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How the NHS will move from 'stone age to digital age'

From helping humans live longer and hacking our performance, to repairing the body and understanding the brain, WIRED Health will hear from the innovators transforming this critical sector. Read all of our WIRED Health coverage here.

The NHS needs to change from being "reactive to proactive," one of the organisation's key innovation advisors has said.

Mahiben Maruthappu, the co-founder of the NHS Innovation Accelerator, told WIRED Health that over the coming years the organisation needed to be more flexible and open to change.

He said the NHS needed to move "from one size fits all, to one size fits many, to one size fits one".

This will be possible, according to Maruthappu, through increased innovation and personalisation of the services available. "The NHS has performed remarkably well over the last 15 years," he said, despite constraints on funding and pressures on staff.

During the next five years the NHS will move from the "stone age to the digital age". To do this, Maruthappu said, the NHS will use new technologies to give patients more control over their healthcare.

"Direct consumer approaches now allow patients to sequence their own genomes at the fraction of the cost," he said.

Wearable technology that allows patients to monitor their own bodies and health; 3D printing that could one day print organs developing towards printing organs; and digital medical records (a process the NHS aims to have completed by 2020) will also allow patients to care for themselves, he said.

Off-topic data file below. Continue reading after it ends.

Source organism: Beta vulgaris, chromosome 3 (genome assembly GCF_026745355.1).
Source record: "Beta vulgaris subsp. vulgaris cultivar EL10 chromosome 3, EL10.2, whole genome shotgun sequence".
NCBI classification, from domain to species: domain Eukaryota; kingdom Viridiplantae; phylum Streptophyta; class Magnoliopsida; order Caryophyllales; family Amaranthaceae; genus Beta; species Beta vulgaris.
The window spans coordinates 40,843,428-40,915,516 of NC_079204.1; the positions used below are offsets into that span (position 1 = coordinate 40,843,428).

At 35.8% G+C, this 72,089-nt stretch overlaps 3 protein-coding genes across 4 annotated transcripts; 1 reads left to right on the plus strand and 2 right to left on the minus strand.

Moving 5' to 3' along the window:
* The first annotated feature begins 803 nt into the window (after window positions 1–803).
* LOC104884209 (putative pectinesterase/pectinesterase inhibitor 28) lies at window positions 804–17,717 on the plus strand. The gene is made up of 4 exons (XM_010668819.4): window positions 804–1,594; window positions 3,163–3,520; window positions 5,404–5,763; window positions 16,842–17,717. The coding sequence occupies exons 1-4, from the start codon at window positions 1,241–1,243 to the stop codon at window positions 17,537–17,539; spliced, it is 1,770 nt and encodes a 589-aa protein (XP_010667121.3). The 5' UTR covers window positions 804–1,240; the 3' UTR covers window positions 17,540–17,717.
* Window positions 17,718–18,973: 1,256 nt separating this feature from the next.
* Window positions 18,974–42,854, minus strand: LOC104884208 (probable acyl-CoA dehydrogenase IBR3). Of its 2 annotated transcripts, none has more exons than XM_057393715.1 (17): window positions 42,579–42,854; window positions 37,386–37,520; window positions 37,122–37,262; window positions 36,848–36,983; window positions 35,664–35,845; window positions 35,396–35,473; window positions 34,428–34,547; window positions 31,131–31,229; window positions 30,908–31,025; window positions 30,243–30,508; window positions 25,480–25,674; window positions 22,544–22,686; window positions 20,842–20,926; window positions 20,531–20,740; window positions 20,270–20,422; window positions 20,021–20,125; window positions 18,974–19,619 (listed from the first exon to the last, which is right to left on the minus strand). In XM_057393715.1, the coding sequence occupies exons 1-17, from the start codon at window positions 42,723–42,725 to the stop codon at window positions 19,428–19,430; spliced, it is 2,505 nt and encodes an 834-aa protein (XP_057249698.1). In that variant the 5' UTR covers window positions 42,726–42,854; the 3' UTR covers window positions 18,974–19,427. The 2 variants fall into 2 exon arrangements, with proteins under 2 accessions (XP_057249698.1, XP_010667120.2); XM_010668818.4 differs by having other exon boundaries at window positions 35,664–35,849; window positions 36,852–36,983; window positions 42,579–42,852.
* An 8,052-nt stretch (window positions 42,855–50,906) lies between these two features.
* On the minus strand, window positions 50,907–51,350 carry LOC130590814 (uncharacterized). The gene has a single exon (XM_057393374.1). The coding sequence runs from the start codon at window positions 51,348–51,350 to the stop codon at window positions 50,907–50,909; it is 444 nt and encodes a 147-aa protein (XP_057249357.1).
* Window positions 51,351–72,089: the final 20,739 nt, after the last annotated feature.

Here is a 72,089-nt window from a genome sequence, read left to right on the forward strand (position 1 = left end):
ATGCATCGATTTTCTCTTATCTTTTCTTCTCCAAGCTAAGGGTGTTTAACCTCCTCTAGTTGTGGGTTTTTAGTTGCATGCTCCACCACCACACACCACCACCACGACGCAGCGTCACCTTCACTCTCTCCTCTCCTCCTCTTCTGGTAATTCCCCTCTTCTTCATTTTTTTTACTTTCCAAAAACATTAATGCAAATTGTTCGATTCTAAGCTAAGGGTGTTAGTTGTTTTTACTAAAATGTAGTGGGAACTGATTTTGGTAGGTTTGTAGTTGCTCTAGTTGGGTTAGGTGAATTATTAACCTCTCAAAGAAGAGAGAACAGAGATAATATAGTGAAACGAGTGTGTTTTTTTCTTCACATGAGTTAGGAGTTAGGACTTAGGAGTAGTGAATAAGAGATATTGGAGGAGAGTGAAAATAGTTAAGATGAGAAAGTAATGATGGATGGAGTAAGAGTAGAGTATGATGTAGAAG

As well as medical applications, such as genomics sequencing, Maruthappu said big data would allow the NHS to predict illnesses and their spread. Utilising data about patients and their treatments could also allow those working in healthcare to proactively treat patients.

Away from data, Maruthappu said that innovation would not only benefit patients, but staff as well. He stressed that those working in the NHS would also need to see "organisational change" to allow the service provided to keep up with technology.

Clinicians need to be given "headspace and breathing space" so they can work out the best ways to use innovation to improve their work.

He said the NHS must explore "new ways of working that are clinically driven". In addition to those working within the NHS, external partnerships to drive innovation must also be made, he claimed.

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